So I've completed my run of You Go First at the San Francisco Fringe Festival, a show which was essentially an experiment conducted on the hypothesis that if you drop two experienced actors with a long history of improvisation on a stage with no script, no games, and no suggestions from the audience, that something interesting would happen.
We would create scenes in the moment, and either play them until the lighting technician turned out the lights, or we both left the stage. What happened next is that one or two of us would come back out onstage and start a new scene.
Often I would enter to start a new scene having no idea of how to set the next scene. For one thing, if I entered first, I had no way of knowing if my partner was going to come out and join me for a two person dialogue, or if I should start a monologue.
A few observations about the kinds of stories we ended up creating:
1. Many of our stories involved characters who used the Web to conduct part of their daily lives (whether it was looking up an address for a store to checking email to blogging to reading Wikipedia). The immediate challenge was the question of how do make that theatrically interesting? Because a stage picture of someone sitting down at a computer is not that compelling.
We figured that out quickly-- you make the search for information have high stakes-- essential to the character, so that the narrative depends on how this character reacts to finding or not finding this information.
I found it interesting the way different audience members reacted to our references to the digital landscape. On one night, blank looks from a couple in the audience made it fairly clear that the term "Wikipedia" held no meaning for them. On another, a reference to "poking" got giggles from a few in-the-know Facebook members in the audience, but if you were in the audience that night and aren't on Facebook, that phrase didn't have any meaning to you (although we made sure it did to the characters we were playing). Later in the show my partner did a monologue about MySpace in which he described what one could do with MySpace, mainly because it fit with the theme of the show we were creating (the theme of identity, and how we present ourselves to the world) but happily it gave context to those in the audience who weren't familiar with it.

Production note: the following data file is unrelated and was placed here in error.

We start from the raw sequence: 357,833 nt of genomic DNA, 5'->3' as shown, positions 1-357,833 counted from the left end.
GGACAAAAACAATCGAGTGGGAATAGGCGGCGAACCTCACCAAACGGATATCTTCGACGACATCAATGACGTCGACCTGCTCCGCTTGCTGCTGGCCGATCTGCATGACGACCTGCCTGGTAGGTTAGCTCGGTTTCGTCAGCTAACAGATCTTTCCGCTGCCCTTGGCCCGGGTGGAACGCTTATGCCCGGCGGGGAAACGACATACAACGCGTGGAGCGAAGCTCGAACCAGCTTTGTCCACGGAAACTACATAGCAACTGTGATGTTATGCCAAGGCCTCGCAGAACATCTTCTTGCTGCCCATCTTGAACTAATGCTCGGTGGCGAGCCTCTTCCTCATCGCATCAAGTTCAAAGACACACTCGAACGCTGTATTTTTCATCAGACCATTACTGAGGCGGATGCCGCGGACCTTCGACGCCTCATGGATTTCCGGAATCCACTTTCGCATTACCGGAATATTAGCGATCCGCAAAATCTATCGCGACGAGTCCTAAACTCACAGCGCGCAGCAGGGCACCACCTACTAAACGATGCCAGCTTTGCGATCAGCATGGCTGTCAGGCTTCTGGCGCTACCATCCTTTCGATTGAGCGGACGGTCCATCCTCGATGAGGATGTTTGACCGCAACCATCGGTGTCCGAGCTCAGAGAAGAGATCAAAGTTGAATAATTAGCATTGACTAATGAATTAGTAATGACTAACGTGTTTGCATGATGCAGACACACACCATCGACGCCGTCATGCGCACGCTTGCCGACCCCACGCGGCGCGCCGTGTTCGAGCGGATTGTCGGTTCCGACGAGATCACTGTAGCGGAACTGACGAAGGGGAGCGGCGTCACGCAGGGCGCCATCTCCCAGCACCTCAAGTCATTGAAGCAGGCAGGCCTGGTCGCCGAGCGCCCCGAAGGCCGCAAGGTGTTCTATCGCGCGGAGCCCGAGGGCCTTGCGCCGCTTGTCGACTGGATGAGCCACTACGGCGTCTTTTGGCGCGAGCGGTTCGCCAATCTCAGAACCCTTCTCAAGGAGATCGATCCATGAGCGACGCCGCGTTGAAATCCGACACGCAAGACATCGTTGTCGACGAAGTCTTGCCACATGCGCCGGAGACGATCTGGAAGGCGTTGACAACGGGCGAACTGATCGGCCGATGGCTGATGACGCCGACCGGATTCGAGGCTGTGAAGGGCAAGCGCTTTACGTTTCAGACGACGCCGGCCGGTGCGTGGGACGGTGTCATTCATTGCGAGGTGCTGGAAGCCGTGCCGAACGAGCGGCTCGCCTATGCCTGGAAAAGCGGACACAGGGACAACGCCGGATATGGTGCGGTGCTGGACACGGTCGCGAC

Given that we were performing in San Francisco, a very "wired" city, we made a lot of presumptions about the extent that digital devices permeated our audiences' respective lives. No doubt we were guilty of overestimating the relevance of our own social networks.
But storytelling is filled with opportunities to introduce new words and new cultures. In fact, that's one of the benefits that storytellers hype when they try and drum up business in schools. Your students will learn new vocabulary, learn about cultures that are new to them....
Being aware of this, I once asked a group of fourth and fifth graders, "Do you know what a jackal is?" A few did, and volunteered that information with the group, and then I started with "This is the story of the Brahmin, the Tiger, and the Jackal."
"What's a Brahmin?" three of them cried in unison. My own children are similarly inclined to interrupt me at every opportunity to learn a new word.
Actually, I had to remove the term "crone" from my adult version of Rapunzel, because adults in my audience (even the storytellers!) didn't know what that word meant (and truth be told, I introduced the word in the moral to the story, so there wasn't enough context to decipher that I was referring to the witch who had imprisoned Rapunzel).
2. One of the storytellers who came to see the show was fascinated with the moments in between the words. "You two were listening so well to each other you could almost see it," she told us.
In the absence of a script or game, listening is the most valuable tool an improviser has onstage.
But I think that it has been my experience storytelling that allowed me to be comfortable standing onstage, in front of an audience, and not saying anything. The improviser inside me knew a story would come out eventually. The storyteller in me trusted that the audience could wait.
I don't think a handful of seconds is an unreasonable amount of time to not say anything onstage. Would you be comfortable not saying anything for 5 seconds in front of your audience? for ten? fifteen?
3. In improv, we're trained to jump to the next most obvious scene. If we set up audience expectations that a story will go somewhere, we should go somewhere, rather than delay.
In one story, where my character was convinced that another was stealing/dissolving my identity in bits and pieces, we chose to draw this story out, adding depth and color and backstory. Seeing how my character was dealing with other people besides his antagonist. Yes, it was delaying the inevitable. But I don't regret adding the extra texture. I like to think it made the inevitable final scene more satisfying.
In the moment I was mostly focusing on what was happening right then and there, but I knew in the back of my mind that we already made the call of how the story could end (my character would disappear completely) and the question was back there: when would we do that scene, if at all?
Funny how in traditional storytelling, knowing the ending ahead of time (we know how Jack and the Beanstalk is going to end-- and stick around long enough, you start to internalize the Aarne-Thomson tale types, and think, oh, this is AT 1620, I know how this will turn out) doesn't take away from the experience.
In fact, and I can't remember who said this (Duncan Williamson???? I'll have to track it down)-- knowing the ending and knowing the plot points are an essential part of enjoying traditional tales.